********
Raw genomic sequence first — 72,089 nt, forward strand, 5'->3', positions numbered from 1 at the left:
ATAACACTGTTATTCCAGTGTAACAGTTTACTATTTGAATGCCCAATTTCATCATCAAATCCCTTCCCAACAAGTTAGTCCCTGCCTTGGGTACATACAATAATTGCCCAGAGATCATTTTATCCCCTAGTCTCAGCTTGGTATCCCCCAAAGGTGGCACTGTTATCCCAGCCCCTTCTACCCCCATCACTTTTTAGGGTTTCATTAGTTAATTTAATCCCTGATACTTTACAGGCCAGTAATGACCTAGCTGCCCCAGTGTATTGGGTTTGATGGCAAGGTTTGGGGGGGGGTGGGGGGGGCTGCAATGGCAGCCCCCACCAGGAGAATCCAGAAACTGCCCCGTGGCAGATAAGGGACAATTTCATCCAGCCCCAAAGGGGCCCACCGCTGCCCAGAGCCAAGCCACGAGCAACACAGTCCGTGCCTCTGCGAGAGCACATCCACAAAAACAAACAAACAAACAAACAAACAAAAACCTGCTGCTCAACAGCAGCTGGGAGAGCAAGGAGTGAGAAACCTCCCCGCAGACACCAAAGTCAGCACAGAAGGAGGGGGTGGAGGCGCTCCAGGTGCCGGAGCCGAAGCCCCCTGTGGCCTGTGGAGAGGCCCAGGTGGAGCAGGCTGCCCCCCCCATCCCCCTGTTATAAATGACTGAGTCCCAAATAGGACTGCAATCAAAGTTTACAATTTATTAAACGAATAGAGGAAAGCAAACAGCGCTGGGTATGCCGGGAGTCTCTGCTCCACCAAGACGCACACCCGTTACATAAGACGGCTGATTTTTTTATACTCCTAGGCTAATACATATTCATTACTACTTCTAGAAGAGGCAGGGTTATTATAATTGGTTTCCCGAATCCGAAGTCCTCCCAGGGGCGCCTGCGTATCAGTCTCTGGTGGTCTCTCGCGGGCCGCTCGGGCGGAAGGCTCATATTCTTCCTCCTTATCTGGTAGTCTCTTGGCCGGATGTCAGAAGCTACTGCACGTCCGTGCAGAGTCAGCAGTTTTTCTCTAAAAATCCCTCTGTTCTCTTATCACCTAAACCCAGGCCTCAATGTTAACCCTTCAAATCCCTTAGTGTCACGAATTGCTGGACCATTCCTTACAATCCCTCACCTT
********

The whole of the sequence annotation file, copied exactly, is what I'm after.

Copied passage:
Raw genomic sequence first — 72,089 nt, forward strand, 5'->3', positions numbered from 1 at the left:
ATAACACTGTTATTCCAGTGTAACAGTTTACTATTTGAATGCCCAATTTCATCATCAAATCCCTTCCCAACAAGTTAGTCCCTGCCTTGGGTACATACAATAATTGCCCAGAGATCATTTTATCCCCTAGTCTCAGCTTGGTATCCCCCAAAGGTGGCACTGTTATCCCAGCCCCTTCTACCCCCATCACTTTTTAGGGTTTCATTAGTTAATTTAATCCCTGATACTTTACAGGCCAGTAATGACCTAGCTGCCCCAGTGTATTGGGTTTGATGGCAAGGTTTGGGGGGGGGTGGGGGGGGCTGCAATGGCAGCCCCCACCAGGAGAATCCAGAAACTGCCCCGTGGCAGATAAGGGACAATTTCATCCAGCCCCAAAGGGGCCCACCGCTGCCCAGAGCCAAGCCACGAGCAACACAGTCCGTGCCTCTGCGAGAGCACATCCACAAAAACAAACAAACAAACAAACAAACAAAAACCTGCTGCTCAACAGCAGCTGGGAGAGCAAGGAGTGAGAAACCTCCCCGCAGACACCAAAGTCAGCACAGAAGGAGGGGGTGGAGGCGCTCCAGGTGCCGGAGCCGAAGCCCCCTGTGGCCTGTGGAGAGGCCCAGGTGGAGCAGGCTGCCCCCCCCATCCCCCTGTTATAAATGACTGAGTCCCAAATAGGACTGCAATCAAAGTTTACAATTTATTAAACGAATAGAGGAAAGCAAACAGCGCTGGGTATGCCGGGAGTCTCTGCTCCACCAAGACGCACACCCGTTACATAAGACGGCTGATTTTTTTATACTCCTAGGCTAATACATATTCATTACTACTTCTAGAAGAGGCAGGGTTATTATAATTGGTTTCCCGAATCCGAAGTCCTCCCAGGGGCGCCTGCGTATCAGTCTCTGGTGGTCTCTCGCGGGCCGCTCGGGCGGAAGGCTCATATTCTTCCTCCTTATCTGGTAGTCTCTTGGCCGGATGTCAGAAGCTACTGCACGTCCGTGCAGAGTCAGCAGTTTTTCTCTAAAAATCCCTCTGTTCTCTTATCACCTAAACCCAGGCCTCAATGTTAACCCTTCAAATCCCTTAGTGTCACGAATTGCTGGACCATTCCTTACAATCCCTCACCTT